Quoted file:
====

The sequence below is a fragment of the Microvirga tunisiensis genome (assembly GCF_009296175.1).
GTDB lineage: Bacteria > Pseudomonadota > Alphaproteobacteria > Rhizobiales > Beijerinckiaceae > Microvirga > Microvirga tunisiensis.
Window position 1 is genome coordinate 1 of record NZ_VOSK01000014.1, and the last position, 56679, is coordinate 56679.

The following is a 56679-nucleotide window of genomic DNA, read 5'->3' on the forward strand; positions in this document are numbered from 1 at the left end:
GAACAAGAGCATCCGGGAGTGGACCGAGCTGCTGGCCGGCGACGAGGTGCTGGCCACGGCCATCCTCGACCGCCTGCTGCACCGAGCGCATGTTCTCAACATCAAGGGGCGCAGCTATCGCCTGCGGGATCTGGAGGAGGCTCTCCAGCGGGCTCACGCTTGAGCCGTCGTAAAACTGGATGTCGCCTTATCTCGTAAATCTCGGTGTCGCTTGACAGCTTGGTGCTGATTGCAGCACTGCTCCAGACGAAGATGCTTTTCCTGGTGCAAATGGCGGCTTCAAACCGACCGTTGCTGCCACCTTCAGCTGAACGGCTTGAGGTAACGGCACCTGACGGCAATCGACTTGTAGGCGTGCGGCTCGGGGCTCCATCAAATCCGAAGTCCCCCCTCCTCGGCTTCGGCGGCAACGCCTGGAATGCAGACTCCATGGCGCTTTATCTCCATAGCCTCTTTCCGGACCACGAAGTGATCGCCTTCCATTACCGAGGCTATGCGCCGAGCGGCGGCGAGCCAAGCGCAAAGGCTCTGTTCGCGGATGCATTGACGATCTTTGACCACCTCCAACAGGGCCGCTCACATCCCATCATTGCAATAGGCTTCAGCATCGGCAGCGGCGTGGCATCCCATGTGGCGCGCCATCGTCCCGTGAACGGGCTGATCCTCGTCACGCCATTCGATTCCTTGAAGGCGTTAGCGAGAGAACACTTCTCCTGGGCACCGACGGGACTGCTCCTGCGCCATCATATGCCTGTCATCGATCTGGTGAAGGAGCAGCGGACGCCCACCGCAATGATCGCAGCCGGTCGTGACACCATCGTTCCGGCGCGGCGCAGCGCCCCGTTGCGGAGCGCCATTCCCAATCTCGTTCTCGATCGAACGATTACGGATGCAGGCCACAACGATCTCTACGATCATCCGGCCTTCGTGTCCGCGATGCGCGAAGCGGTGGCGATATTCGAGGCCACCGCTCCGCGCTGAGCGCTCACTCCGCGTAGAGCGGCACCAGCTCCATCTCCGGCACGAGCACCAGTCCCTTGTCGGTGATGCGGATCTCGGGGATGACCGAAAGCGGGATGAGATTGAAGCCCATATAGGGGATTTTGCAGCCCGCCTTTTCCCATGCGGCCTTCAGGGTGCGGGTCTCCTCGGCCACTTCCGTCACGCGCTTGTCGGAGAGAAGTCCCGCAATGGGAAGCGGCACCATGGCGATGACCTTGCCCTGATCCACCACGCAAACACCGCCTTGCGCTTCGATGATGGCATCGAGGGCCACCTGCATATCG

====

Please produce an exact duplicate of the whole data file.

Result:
The sequence below is a fragment of the Microvirga tunisiensis genome (assembly GCF_009296175.1).
GTDB lineage: Bacteria > Pseudomonadota > Alphaproteobacteria > Rhizobiales > Beijerinckiaceae > Microvirga > Microvirga tunisiensis.
Window position 1 is genome coordinate 1 of record NZ_VOSK01000014.1, and the last position, 56679, is coordinate 56679.

The following is a 56679-nucleotide window of genomic DNA, read 5'->3' on the forward strand; positions in this document are numbered from 1 at the left end:
GAACAAGAGCATCCGGGAGTGGACCGAGCTGCTGGCCGGCGACGAGGTGCTGGCCACGGCCATCCTCGACCGCCTGCTGCACCGAGCGCATGTTCTCAACATCAAGGGGCGCAGCTATCGCCTGCGGGATCTGGAGGAGGCTCTCCAGCGGGCTCACGCTTGAGCCGTCGTAAAACTGGATGTCGCCTTATCTCGTAAATCTCGGTGTCGCTTGACAGCTTGGTGCTGATTGCAGCACTGCTCCAGACGAAGATGCTTTTCCTGGTGCAAATGGCGGCTTCAAACCGACCGTTGCTGCCACCTTCAGCTGAACGGCTTGAGGTAACGGCACCTGACGGCAATCGACTTGTAGGCGTGCGGCTCGGGGCTCCATCAAATCCGAAGTCCCCCCTCCTCGGCTTCGGCGGCAACGCCTGGAATGCAGACTCCATGGCGCTTTATCTCCATAGCCTCTTTCCGGACCACGAAGTGATCGCCTTCCATTACCGAGGCTATGCGCCGAGCGGCGGCGAGCCAAGCGCAAAGGCTCTGTTCGCGGATGCATTGACGATCTTTGACCACCTCCAACAGGGCCGCTCACATCCCATCATTGCAATAGGCTTCAGCATCGGCAGCGGCGTGGCATCCCATGTGGCGCGCCATCGTCCCGTGAACGGGCTGATCCTCGTCACGCCATTCGATTCCTTGAAGGCGTTAGCGAGAGAACACTTCTCCTGGGCACCGACGGGACTGCTCCTGCGCCATCATATGCCTGTCATCGATCTGGTGAAGGAGCAGCGGACGCCCACCGCAATGATCGCAGCCGGTCGTGACACCATCGTTCCGGCGCGGCGCAGCGCCCCGTTGCGGAGCGCCATTCCCAATCTCGTTCTCGATCGAACGATTACGGATGCAGGCCACAACGATCTCTACGATCATCCGGCCTTCGTGTCCGCGATGCGCGAAGCGGTGGCGATATTCGAGGCCACCGCTCCGCGCTGAGCGCTCACTCCGCGTAGAGCGGCACCAGCTCCATCTCCGGCACGAGCACCAGTCCCTTGTCGGTGATGCGGATCTCGGGGATGACCGAAAGCGGGATGAGATTGAAGCCCATATAGGGGATTTTGCAGCCCGCCTTTTCCCATGCGGCCTTCAGGGTGCGGGTCTCCTCGGCCACTTCCGTCACGCGCTTGTCGGAGAGAAGTCCCGCAATGGGAAGCGGCACCATGGCGATGACCTTGCCCTGATCCACCACGCAAACACCGCCTTGCGCTTCGATGATGGCATCGAGGGCCACCTGCATATCG